Sarah and Louis were among the first to buy land from Moore, and purchased four and half acres. (Ninety-two-year-old Mrs. Lena Brown recalled in Elizabeth Kytle’s Time Was (1976) that her father had bought four and half acres for $300; another source notes the land was purchased for $101). Sarah Gibson, a religious woman who longed for a place near home to worship, donated a part of her property for the construction of a church. The original Gibson Grove Church stood on the lower south side of the present site and was built with trees from Sarah’s land. Baptisms took place in the nearby Cabin John Creek, and the church itself had a burial ground.
In 1923, the current church was built on the same site and known as “the little white church on the hill” (Alexandra Jones, Gibson Grove Gone But Not Forgotten, 2010). In a 2000 report, the Maryland Historical Trust noted that the church was “an excellent example of early 20th century vernacular ecclesiastical design, (as) it includes an entry vestibule, the sanctuary, and a small side and rear addition.” The Trust noted that the church retained “integrity of location, design, setting, feeling, and association” and that it derives its significance from “its association with the African American settlement of Gibson Grove that was founded in the 1880s by former slaves…it is the only remaining structure associated with the African American Gibson Grove community, which grew out of Moore’s land sales to his black farm workers.”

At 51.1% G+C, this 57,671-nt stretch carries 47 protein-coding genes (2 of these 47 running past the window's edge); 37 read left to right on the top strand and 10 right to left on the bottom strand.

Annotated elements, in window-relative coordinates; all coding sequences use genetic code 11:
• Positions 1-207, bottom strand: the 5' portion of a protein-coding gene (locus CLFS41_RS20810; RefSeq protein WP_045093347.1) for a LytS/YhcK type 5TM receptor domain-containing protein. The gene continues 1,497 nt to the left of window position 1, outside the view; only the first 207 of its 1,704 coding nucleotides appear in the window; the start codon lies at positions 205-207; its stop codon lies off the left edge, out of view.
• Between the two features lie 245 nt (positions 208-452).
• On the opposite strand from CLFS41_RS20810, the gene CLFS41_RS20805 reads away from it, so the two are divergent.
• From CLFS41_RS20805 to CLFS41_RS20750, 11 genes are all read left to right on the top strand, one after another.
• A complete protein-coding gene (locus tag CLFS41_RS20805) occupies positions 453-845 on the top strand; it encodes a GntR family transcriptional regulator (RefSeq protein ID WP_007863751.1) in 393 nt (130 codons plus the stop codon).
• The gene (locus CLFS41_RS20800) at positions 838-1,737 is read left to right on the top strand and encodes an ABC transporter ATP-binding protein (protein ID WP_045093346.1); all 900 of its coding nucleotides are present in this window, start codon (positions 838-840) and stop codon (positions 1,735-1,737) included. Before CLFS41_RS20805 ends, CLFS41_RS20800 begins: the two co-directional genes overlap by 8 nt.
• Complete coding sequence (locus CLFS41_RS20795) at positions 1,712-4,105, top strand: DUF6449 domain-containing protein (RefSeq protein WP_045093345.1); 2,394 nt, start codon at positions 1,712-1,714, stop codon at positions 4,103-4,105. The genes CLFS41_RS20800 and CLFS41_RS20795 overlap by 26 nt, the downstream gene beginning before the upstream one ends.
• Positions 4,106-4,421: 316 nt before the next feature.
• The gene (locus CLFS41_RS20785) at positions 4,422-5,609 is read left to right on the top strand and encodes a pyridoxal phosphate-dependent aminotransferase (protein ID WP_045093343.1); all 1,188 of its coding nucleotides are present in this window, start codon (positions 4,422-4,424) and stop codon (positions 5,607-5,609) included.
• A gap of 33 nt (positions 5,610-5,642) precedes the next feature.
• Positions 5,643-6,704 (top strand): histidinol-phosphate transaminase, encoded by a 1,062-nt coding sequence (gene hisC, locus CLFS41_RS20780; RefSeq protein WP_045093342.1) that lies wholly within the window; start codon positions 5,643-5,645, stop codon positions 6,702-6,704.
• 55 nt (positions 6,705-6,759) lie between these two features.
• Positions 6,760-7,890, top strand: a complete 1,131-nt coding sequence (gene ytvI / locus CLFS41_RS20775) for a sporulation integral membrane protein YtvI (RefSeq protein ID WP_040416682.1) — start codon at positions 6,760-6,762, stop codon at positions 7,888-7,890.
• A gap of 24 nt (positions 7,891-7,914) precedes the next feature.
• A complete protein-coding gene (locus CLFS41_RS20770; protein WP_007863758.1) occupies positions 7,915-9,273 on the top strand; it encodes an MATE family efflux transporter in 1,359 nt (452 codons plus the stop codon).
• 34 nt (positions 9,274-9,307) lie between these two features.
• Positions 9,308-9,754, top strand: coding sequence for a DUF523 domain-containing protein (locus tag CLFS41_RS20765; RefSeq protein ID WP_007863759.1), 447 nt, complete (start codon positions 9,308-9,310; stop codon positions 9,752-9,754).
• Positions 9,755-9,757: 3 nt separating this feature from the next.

In 2002, due to its shrinking numbers, Gibson Grove Church closed. The church was taken over by a new congregation, the First Agape A.M.E. Zion Church. On Ash Wednesday 2004, a fire in the church caused significant damage. The church has yet to reopen. Despite its current state, much of Gibson Grove Church’s quiet character remained evident over the years, from its simple gabled roof, modest entry, and belfry.